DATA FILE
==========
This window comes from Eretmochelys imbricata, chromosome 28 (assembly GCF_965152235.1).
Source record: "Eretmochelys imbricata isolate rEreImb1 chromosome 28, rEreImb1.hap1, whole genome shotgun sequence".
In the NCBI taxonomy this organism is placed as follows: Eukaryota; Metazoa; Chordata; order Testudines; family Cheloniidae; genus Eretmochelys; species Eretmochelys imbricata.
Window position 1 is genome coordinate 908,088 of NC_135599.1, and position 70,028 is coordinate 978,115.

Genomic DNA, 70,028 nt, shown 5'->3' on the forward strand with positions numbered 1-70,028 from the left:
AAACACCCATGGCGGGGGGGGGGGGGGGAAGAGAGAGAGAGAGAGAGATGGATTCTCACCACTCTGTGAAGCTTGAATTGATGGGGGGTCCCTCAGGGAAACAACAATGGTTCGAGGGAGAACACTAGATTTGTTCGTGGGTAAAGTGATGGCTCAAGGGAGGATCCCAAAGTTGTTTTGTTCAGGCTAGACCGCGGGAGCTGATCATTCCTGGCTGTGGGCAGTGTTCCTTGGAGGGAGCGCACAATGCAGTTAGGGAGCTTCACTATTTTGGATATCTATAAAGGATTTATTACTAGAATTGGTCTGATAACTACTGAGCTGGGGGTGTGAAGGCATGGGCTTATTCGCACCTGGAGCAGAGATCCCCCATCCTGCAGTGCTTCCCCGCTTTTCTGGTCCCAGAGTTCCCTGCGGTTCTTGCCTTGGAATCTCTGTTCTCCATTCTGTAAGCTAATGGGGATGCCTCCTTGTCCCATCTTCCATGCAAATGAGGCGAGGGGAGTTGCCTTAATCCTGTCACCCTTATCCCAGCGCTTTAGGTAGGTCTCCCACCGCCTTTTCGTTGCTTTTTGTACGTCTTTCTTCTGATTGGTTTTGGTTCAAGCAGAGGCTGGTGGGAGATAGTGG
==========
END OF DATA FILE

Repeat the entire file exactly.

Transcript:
This window comes from Eretmochelys imbricata, chromosome 28 (assembly GCF_965152235.1).
Source record: "Eretmochelys imbricata isolate rEreImb1 chromosome 28, rEreImb1.hap1, whole genome shotgun sequence".
In the NCBI taxonomy this organism is placed as follows: Eukaryota; Metazoa; Chordata; order Testudines; family Cheloniidae; genus Eretmochelys; species Eretmochelys imbricata.
Window position 1 is genome coordinate 908,088 of NC_135599.1, and position 70,028 is coordinate 978,115.

Genomic DNA, 70,028 nt, shown 5'->3' on the forward strand with positions numbered 1-70,028 from the left:
AAACACCCATGGCGGGGGGGGGGGGGGGAAGAGAGAGAGAGAGAGAGATGGATTCTCACCACTCTGTGAAGCTTGAATTGATGGGGGGTCCCTCAGGGAAACAACAATGGTTCGAGGGAGAACACTAGATTTGTTCGTGGGTAAAGTGATGGCTCAAGGGAGGATCCCAAAGTTGTTTTGTTCAGGCTAGACCGCGGGAGCTGATCATTCCTGGCTGTGGGCAGTGTTCCTTGGAGGGAGCGCACAATGCAGTTAGGGAGCTTCACTATTTTGGATATCTATAAAGGATTTATTACTAGAATTGGTCTGATAACTACTGAGCTGGGGGTGTGAAGGCATGGGCTTATTCGCACCTGGAGCAGAGATCCCCCATCCTGCAGTGCTTCCCCGCTTTTCTGGTCCCAGAGTTCCCTGCGGTTCTTGCCTTGGAATCTCTGTTCTCCATTCTGTAAGCTAATGGGGATGCCTCCTTGTCCCATCTTCCATGCAAATGAGGCGAGGGGAGTTGCCTTAATCCTGTCACCCTTATCCCAGCGCTTTAGGTAGGTCTCCCACCGCCTTTTCGTTGCTTTTTGTACGTCTTTCTTCTGATTGGTTTTGGTTCAAGCAGAGGCTGGTGGGAGATAGTGG